In the most recent edition of The Hockey News, Ryan Kesler graces the cover next to the caption “The making of a monster.”
The story talks about Kesler’s aggressive nature and loosely compares his maturation as a player to Stan Mikita’s – a two-way force with the Chicago Black Hawks in the 1960s and ‘70s who morphed from a penalty minute king to a Lady Byng winner.
Not that Kesler will be winning the award for most gentlemanly player anytime soon. One reason why Henrik Sedin was such an easy choice to replace Roberto Luongo as captain of the Canucks was because of Kesler’s unpredictability and that he could thrust unwanted attention on himself or the team at any given moment.
The THN story delves into this side of Kesler deeper, but while he is evolving into a goal scorer who will win a Selke Trophy one day, he has also created a few enemies in the NHL along the way.
Perhaps the most noteworthy of those is the ongoing tiff between Kesler and Columbus’ R.J. Umberger. Linemates at Ohio State, Kesler and Umberger actually got along at one time and were both first round selections (Umberger in 2001, Kesler in 2003) by Vancouver. But when Kesler was picked after his freshman season, he signed with the Canucks right away and got on with his professional career.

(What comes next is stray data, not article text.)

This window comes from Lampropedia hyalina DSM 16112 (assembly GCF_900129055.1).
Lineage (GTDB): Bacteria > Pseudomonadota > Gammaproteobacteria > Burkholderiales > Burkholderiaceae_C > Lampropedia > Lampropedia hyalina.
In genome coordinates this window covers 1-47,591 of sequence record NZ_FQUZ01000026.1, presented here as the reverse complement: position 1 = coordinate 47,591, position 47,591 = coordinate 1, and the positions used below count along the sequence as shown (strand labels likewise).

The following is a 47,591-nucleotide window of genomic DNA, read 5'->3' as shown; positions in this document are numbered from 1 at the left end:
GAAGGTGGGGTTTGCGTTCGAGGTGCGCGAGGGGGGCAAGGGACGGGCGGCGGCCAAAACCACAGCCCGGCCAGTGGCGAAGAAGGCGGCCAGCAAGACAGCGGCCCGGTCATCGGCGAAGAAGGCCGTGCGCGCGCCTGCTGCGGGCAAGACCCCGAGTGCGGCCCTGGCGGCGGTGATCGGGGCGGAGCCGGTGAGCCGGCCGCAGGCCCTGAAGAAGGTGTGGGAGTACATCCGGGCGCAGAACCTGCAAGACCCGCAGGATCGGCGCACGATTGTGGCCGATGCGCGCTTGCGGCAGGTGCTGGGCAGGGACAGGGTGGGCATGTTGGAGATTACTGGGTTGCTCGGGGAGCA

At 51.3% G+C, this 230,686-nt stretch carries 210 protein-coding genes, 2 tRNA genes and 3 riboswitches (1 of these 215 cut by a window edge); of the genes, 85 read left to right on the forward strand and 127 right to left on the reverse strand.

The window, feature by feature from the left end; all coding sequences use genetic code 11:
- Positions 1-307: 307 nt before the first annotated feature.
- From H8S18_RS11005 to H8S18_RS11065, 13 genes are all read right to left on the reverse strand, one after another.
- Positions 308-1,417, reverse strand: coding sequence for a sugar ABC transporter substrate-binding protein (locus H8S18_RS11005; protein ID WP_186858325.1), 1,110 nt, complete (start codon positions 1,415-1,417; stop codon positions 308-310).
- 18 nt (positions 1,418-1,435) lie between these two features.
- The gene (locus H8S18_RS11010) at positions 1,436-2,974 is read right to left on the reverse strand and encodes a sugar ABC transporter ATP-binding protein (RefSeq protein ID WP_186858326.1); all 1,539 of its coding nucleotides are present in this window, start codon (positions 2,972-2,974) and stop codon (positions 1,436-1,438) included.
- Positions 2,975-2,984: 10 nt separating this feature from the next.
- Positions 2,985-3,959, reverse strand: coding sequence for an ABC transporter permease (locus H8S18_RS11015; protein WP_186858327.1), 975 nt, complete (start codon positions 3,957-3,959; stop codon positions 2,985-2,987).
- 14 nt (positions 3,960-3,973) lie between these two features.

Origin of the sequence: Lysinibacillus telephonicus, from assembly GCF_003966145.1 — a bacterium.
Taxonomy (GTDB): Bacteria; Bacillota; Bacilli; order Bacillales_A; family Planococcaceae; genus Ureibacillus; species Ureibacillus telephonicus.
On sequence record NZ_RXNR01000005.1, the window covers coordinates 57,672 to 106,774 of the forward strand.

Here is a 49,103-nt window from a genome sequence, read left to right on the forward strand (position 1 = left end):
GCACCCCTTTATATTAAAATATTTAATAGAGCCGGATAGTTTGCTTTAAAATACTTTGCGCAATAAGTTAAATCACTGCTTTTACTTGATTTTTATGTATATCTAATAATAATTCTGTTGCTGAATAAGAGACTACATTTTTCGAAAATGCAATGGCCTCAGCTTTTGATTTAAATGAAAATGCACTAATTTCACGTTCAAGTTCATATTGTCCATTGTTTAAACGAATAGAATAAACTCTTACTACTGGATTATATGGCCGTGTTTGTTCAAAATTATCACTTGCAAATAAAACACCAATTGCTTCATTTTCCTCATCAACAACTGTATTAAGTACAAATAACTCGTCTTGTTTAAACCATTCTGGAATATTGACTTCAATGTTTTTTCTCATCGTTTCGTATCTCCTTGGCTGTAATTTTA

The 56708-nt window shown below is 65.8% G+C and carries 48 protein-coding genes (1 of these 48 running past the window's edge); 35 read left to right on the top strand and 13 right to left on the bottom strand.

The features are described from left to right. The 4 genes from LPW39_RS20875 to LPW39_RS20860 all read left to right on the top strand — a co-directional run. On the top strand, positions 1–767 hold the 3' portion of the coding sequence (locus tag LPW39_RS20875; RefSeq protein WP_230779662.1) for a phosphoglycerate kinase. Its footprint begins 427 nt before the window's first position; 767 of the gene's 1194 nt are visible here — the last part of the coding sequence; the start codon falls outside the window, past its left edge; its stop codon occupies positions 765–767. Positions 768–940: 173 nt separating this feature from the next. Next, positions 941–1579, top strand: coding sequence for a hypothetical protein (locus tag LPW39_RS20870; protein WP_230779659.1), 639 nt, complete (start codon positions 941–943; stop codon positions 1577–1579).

That same off-season, Umberger was looking to commence his pro career, but his party believed Kesler signed a deal that was below market value, so it was used as leverage for a bigger contract for Umberger. While Umberger’s side viewed the tactic as taking care of business, Kesler didn’t appreciate being used as a barometer by his old mate and a rivalry was born.
Whenever the two meet, you can often notice animosity in the faceoff circle and the two came to blows in a January, 2009 game.
Umberger, of course, missed the entire 2003-04 season and was traded to the Rangers in March of 2004, but failed to agree on a contract there and signed with Philadelphia as a UFA in the off-season. Kesler has continued to improve his lot in Vancouver and was rewarded with a six-year, $30 million contract extension last season.
And now he’s putting up a monster season – one that has landed him on the cover of The Hockey News.
This article was originally published in Metro News. For more hockey commentary, check out Metro Sports.
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